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CDC Data: Tobacco Use Lowest Among Hispanics

 WASHINGTON - New CDC Report Describes Multi-Product Tobacco Users
Men and young adults among those most likely to smoke cigarettes and use
other forms of tobacco 

The use of cigarettes in combination with other forms of tobacco is
linked with higher nicotine addition, the inability to quit using
tobacco, and increases chances of tobacco-related health problems, such
as stroke, heart disease, and tobacco-related cancers, according to an
analysis of data from the 2008 Behavioral Risk Factor Surveillance
System (BRFSS). 

Data from 13 states surveyed indicate that polytobacco use, the use of
cigarettes in combination with other forms of tobacco (including cigars;
pipes; bidis, a South Asian cigarette wrapped in a leaf; kreteks, a
cigarette made with tobacco, cloves and other flavors; and others), is
most common among men (4.4 percent), people who were single (4.8
percent), young adults ages 18-24 years (5.7 percent), and those with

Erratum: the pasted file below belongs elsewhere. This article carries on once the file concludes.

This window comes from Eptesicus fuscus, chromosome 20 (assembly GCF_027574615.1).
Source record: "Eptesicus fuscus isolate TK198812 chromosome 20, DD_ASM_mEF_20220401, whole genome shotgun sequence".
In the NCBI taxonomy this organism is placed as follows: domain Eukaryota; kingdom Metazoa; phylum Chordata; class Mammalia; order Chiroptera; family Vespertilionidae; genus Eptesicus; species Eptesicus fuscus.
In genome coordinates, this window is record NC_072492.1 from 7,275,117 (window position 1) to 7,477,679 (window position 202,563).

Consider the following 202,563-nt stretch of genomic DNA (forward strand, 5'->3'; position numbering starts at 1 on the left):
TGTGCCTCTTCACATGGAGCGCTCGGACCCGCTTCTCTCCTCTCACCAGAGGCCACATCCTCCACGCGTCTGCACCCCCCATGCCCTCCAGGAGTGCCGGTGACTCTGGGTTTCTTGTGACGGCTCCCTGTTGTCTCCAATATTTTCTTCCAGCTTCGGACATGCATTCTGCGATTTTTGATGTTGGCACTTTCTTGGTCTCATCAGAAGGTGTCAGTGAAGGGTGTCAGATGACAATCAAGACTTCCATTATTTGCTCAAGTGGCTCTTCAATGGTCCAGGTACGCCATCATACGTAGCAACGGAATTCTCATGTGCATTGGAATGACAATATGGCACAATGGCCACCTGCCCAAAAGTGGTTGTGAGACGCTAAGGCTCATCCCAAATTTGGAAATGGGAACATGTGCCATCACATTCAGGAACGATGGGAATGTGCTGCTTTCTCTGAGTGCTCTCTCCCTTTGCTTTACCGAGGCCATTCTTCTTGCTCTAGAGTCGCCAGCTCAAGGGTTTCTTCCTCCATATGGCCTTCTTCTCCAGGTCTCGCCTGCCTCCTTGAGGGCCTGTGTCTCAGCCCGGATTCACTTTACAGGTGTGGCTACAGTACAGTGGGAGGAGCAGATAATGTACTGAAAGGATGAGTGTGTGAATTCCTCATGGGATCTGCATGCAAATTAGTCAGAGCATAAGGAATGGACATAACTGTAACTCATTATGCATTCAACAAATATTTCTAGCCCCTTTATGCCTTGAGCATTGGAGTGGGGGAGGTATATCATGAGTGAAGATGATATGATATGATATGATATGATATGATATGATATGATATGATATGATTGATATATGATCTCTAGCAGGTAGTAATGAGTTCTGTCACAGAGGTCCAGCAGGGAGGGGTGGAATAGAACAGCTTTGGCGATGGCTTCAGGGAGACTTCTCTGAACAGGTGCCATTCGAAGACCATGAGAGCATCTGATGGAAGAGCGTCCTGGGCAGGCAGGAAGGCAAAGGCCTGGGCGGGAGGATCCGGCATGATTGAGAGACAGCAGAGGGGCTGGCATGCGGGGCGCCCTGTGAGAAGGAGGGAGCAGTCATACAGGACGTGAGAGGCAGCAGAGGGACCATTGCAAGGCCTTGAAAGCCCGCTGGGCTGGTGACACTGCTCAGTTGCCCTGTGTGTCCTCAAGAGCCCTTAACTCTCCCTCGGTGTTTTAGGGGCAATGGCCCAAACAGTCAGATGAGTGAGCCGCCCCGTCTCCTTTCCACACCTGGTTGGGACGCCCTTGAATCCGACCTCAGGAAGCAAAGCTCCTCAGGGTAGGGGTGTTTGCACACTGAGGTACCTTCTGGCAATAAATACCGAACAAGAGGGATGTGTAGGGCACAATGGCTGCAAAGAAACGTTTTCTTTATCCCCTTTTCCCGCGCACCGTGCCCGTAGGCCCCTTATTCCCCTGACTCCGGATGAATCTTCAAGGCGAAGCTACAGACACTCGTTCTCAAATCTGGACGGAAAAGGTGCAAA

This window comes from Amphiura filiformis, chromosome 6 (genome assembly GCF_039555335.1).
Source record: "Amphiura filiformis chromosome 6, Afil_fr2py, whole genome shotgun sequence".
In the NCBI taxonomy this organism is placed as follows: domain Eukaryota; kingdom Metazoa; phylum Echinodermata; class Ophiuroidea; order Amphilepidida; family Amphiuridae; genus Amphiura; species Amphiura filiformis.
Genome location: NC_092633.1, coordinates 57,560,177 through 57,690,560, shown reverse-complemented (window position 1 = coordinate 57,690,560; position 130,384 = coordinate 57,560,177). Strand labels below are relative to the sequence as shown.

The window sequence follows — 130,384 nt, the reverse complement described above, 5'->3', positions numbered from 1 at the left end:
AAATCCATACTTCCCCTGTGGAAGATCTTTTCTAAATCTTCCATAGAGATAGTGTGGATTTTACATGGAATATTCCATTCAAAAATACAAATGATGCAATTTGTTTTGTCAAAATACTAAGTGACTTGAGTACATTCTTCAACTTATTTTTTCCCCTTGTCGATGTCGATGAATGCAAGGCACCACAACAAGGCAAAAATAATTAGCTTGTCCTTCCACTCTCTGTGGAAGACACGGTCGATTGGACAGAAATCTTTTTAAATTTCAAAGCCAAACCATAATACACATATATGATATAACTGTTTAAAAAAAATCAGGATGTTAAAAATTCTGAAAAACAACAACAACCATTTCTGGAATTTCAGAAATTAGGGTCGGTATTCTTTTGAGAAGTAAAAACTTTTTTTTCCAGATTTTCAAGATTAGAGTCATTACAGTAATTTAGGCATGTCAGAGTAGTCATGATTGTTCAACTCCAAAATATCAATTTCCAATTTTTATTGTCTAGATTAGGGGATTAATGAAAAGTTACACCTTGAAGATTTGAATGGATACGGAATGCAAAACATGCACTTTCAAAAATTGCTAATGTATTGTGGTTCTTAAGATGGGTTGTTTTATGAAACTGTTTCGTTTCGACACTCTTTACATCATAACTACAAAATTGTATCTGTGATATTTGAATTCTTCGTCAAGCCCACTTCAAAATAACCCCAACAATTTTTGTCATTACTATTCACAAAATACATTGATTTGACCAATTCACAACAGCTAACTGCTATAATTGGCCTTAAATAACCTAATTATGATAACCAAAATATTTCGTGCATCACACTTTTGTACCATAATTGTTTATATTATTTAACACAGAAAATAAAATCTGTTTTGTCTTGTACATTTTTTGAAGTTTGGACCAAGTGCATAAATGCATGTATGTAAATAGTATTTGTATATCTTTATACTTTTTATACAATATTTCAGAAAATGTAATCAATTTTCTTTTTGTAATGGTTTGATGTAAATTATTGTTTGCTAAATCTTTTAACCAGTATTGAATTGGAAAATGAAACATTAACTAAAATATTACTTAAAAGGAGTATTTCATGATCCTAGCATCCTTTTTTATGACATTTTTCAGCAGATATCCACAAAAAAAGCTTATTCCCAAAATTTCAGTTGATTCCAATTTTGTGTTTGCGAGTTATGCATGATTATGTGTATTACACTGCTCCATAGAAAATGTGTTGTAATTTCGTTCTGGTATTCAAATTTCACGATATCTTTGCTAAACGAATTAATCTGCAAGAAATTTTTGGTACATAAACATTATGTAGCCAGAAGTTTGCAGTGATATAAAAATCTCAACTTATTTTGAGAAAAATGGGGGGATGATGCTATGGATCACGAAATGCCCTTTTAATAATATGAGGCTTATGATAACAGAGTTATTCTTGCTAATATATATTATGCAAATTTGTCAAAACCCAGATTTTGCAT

household incomes less than $35,000 (9.8 percent).

The report, "Any Tobacco Use in 13 States-Behavioral Risk Factor
Surveillance System, 2008," provides statistics about polytobaocco use
among adults over the age of 18. The report also finds that 1 in 4
adults in these states use at least one form of tobacco, such as
cigarettes, cigars, or smokeless tobacco. 

"Every day smoking kills more than 1,000 people and is the leading
preventable cause of death," said CDC Director Thomas R. Frieden, M.D.,
M.P.H. "The more types of tobacco products people use, the greater
their risk for many diseases caused by tobacco, such as cancer and heart
disease." 

Other key highlights from the report include the following:
* Use of any tobacco ranged from 18.4 percent in New Jersey to 35
percent in West Virginia.
* Use of any tobacco was higher among non-Hispanic whites (26.2 percent)
and non-Hispanic blacks (24.4 percent) than among Hispanics (19.7
percent).
* Use of any tobacco was higher among members of an unmarried couple
(36.3 percent), single (30.3 percent), or widowed/divorced (29.1
percent) than among married persons (21.2 percent).
* Use of any tobacco was higher among those who had less than a high
school education (33.1 percent) when compared to those with some college
or more (20.5 percent).
* Polytobacco use ranged from 1.0 percent in New Jersey to 3.7 percent
in West Virginia.



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